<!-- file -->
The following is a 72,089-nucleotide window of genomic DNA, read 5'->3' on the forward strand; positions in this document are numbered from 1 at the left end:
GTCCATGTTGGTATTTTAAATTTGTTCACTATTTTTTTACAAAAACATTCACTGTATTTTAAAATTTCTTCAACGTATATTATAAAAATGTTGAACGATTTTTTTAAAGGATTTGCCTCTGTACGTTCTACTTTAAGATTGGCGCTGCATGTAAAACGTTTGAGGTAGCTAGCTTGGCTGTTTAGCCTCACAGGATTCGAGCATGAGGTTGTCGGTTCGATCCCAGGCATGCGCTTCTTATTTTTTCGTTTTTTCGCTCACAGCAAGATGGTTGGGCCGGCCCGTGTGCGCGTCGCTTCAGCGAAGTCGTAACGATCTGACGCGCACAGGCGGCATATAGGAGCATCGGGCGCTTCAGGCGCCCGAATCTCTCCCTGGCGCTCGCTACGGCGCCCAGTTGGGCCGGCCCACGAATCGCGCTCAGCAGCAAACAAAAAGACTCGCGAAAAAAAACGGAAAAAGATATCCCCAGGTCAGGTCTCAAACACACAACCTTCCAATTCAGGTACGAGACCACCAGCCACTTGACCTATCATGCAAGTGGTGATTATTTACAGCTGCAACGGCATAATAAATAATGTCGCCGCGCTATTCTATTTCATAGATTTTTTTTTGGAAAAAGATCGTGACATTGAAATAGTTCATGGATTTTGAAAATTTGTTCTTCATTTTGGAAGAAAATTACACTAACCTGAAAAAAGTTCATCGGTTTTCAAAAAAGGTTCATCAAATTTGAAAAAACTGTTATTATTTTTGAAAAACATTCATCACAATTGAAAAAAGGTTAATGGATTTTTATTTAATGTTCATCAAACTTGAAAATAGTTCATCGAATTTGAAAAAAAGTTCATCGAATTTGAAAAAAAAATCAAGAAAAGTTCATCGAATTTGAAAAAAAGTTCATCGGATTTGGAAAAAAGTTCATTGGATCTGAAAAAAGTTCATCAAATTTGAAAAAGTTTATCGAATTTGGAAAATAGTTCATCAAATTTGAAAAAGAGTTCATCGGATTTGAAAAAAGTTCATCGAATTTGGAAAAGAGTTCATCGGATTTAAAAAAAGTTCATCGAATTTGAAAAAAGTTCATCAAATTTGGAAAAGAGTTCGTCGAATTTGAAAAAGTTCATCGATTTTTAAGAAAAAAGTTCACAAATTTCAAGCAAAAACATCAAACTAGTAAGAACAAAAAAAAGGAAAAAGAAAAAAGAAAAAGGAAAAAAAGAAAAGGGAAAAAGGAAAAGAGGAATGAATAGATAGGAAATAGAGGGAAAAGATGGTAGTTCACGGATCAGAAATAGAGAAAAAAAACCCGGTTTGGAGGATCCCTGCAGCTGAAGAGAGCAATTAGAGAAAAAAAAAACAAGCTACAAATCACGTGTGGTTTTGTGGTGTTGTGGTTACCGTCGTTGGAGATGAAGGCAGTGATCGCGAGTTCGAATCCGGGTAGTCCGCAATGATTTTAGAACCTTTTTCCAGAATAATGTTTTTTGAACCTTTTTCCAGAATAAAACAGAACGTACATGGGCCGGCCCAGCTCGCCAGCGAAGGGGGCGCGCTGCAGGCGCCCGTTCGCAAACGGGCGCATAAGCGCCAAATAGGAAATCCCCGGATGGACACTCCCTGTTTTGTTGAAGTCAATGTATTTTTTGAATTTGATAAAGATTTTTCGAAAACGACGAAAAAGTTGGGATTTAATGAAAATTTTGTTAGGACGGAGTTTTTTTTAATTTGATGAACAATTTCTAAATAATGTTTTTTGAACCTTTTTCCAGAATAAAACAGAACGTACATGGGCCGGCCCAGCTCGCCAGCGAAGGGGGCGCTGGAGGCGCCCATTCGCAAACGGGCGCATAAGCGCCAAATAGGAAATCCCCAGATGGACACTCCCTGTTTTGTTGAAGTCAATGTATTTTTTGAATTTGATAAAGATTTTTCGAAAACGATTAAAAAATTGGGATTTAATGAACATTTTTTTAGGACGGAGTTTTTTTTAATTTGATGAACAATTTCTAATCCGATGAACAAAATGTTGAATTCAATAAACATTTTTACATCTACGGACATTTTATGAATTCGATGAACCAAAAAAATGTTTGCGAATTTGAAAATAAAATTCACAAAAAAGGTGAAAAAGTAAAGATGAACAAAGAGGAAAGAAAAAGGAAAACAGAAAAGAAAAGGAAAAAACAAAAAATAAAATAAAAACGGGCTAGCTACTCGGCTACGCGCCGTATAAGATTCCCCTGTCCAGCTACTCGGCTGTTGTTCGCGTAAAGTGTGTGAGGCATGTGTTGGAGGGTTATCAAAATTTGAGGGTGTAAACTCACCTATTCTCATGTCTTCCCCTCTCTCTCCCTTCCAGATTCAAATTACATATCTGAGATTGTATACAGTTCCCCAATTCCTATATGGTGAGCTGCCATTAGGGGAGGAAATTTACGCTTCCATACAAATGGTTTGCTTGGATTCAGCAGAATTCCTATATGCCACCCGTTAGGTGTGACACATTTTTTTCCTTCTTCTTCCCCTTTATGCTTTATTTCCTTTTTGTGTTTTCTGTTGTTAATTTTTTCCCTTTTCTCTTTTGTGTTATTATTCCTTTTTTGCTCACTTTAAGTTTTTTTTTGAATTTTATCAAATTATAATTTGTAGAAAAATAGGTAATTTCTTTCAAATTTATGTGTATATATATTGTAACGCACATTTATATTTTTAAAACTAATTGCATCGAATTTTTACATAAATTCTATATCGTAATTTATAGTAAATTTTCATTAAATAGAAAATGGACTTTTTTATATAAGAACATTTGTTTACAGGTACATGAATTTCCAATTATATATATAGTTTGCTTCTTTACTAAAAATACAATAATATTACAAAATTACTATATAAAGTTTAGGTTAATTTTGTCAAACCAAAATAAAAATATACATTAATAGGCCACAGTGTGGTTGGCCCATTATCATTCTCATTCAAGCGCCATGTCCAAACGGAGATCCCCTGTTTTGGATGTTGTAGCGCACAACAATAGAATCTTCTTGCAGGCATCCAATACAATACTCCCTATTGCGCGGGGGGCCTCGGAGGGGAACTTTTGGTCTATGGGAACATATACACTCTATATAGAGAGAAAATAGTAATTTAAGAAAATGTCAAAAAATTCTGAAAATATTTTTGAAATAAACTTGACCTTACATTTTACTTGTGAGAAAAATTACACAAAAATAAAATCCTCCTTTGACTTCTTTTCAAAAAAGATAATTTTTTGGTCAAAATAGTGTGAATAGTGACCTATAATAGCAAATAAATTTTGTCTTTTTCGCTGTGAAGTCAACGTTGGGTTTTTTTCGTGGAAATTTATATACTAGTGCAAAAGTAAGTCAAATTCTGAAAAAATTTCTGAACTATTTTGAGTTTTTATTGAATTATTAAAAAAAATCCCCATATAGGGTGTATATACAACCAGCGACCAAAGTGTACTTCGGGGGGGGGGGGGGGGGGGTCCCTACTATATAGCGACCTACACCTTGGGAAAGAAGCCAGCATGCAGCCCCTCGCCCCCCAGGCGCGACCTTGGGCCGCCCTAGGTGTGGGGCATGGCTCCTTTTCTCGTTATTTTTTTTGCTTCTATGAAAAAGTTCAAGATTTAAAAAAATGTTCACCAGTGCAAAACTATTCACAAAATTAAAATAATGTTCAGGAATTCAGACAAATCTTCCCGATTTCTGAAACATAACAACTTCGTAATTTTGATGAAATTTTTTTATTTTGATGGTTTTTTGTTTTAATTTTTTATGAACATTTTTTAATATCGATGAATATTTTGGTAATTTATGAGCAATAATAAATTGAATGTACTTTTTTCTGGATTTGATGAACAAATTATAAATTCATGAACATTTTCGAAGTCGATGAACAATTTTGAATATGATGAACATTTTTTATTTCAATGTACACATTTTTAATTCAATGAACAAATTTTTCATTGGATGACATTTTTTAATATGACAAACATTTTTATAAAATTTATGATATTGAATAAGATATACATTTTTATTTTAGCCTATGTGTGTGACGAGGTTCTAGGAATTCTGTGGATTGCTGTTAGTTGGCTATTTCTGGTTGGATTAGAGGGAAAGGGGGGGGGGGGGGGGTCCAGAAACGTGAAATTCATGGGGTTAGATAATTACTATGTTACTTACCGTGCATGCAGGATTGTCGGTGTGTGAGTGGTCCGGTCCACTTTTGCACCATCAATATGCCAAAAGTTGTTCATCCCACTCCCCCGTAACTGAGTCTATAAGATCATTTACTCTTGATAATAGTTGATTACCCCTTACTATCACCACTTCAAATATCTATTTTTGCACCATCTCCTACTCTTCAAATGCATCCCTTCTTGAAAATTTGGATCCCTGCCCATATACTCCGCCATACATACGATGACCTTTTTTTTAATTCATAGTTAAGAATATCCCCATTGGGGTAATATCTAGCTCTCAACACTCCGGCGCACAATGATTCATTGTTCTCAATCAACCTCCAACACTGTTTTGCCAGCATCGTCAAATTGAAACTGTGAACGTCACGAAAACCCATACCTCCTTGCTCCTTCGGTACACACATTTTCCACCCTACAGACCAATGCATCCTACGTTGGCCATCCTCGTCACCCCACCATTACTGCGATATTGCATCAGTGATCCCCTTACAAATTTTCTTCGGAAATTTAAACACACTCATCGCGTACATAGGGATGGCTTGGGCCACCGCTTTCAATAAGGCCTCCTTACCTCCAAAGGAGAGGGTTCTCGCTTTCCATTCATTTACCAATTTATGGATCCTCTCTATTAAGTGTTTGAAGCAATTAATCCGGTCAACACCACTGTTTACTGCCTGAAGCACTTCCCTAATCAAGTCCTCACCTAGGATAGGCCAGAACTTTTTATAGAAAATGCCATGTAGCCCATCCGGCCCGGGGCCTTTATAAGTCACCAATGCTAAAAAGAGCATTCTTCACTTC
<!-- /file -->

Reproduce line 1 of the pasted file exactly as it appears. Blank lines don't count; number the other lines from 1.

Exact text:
The following is a 72,089-nucleotide window of genomic DNA, read 5'->3' on the forward strand; positions in this document are numbered from 1 at the left end: